Survey Measures of Inflation Expectations
According to the latest figures, the monthly CPI inflation rate decelerated in May, continuing its recent trend after a short-lived spike in early 2012 caused mainly by oil prices. The year-over-year change in the CPI was 1.7 percent at the end of May, which represents the continuation of a steady decline that began last September when the rate was 3.9 percent. The monthly (annualized) rate even came in negative at −3.4 percent. By comparison, it was 5 percent in February.
Both the year-over-year and month-to-month figures largely reflect the effect of energy prices, which make the CPI relatively volatile. On the other hand, the inflation rate for all items excluding food and energy, the so-called core inflation rate, increased 2.4 percent in annualized terms in May. The annual change in that measure has hovered between 2.2 percent and 2.3 percent in the last six months. So, while CPI inflation has fallen since early spring, core inflation has been stable.
The inflation question on everyone’s mind is whether the recent pace of inflation will continue in the short and long term. To gauge what households and professional forecasters think about that, we look at two surveys: the University of Michigan’s Survey of Consumer Attitudes and Behavior (UM expectations) and the Philadelphia Fed’s Survey of Professional Forecasters (SPF expectations). The University of Michigan survey is conducted monthly, while the SPF is quarterly. The most recent UM survey was in June, and the most recent SPF was in May. The University of Michigan does not specify a particular basket for its questions on inflation expectations, whereas professional forecasters are asked their opinions on the CPI and the core CPI.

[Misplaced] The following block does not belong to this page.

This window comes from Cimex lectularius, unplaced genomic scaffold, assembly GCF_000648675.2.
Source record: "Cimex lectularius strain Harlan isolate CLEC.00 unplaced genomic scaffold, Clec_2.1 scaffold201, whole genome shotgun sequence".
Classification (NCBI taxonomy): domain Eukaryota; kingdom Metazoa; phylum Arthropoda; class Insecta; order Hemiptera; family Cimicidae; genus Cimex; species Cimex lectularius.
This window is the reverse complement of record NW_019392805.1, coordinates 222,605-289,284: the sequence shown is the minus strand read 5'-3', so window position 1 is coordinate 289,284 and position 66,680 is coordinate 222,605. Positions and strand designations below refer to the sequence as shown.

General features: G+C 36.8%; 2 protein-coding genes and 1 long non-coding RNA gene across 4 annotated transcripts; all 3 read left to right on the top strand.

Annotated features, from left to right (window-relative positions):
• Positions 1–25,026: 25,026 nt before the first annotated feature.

The one-year inflation expectations of households spiked in March, reaching 3.9 percent, most probably due to higher energy costs in the early spring. Recently, households’ inflation expectations and energy prices have been closely linked. Their expectations eased in recent months, falling to 3.0 percent in June, following the decline in gas prices. Professional forecasters, on the other hand, slightly raised their 1-year expectations for both the CPI and the core CPI in the last survey, though they are currently at 2.2 percent and 2 percent, respectively.
The SPF also asks respondents to assign probabilities to particular ranges for the end of the current year’s and the next year’s annual core CPI inflation rate. Over time, the respondents have shifted their opinions about the range they deem most likely for the core CPI at the end of 2012. Currently, the average probability they assign for the 2.0-2.5 percent range is over 40 percent, about 13 percent higher than the second-most likely range of 1.5-1.9 percent. As for the annual core CPI at the end of 2013, they think that the same 2.0-2.5 percent range is the most likely outcome, with an average probability of 31 percent. These probabilities show that, although there has been an increase in core CPI expectations, the increase is consistent with where the core CPI stands now, at slightly over 2.0 percent.
Finally, we look at long-term inflation expectations from both surveys. Long-term expectations have been more stable than short-term expectations. Households’ long-term expectations hovered between 2.7 percent and 3 percent in 2012, while currently they are at 2.9 percent. The SPF 5- and 10-year ahead inflation expectations are even more stable and are currently at 2.4 percent and 2.5 percent, respectively. Both surveys show firm anchoring of long-term expectations and reflect no fear of high inflation or deflation in the long term.